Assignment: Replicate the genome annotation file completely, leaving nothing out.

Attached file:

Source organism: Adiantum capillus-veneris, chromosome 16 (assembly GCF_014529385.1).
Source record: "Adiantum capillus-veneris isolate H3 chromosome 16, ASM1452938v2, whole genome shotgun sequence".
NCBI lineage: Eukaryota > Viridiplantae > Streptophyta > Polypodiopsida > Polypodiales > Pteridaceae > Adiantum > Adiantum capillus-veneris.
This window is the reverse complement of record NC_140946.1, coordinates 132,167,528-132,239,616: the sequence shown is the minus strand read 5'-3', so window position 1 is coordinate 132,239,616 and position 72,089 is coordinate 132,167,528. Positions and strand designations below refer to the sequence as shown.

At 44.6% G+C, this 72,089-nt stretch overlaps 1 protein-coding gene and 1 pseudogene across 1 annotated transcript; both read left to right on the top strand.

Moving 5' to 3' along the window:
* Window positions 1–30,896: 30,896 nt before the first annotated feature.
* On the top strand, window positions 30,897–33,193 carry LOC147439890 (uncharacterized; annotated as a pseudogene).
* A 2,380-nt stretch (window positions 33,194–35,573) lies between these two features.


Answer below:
Source organism: Adiantum capillus-veneris, chromosome 16 (assembly GCF_014529385.1).
Source record: "Adiantum capillus-veneris isolate H3 chromosome 16, ASM1452938v2, whole genome shotgun sequence".
NCBI lineage: Eukaryota > Viridiplantae > Streptophyta > Polypodiopsida > Polypodiales > Pteridaceae > Adiantum > Adiantum capillus-veneris.
This window is the reverse complement of record NC_140946.1, coordinates 132,167,528-132,239,616: the sequence shown is the minus strand read 5'-3', so window position 1 is coordinate 132,239,616 and position 72,089 is coordinate 132,167,528. Positions and strand designations below refer to the sequence as shown.

At 44.6% G+C, this 72,089-nt stretch overlaps 1 protein-coding gene and 1 pseudogene across 1 annotated transcript; both read left to right on the top strand.

Moving 5' to 3' along the window:
* Window positions 1–30,896: 30,896 nt before the first annotated feature.
* On the top strand, window positions 30,897–33,193 carry LOC147439890 (uncharacterized; annotated as a pseudogene).
* A 2,380-nt stretch (window positions 33,194–35,573) lies between these two features.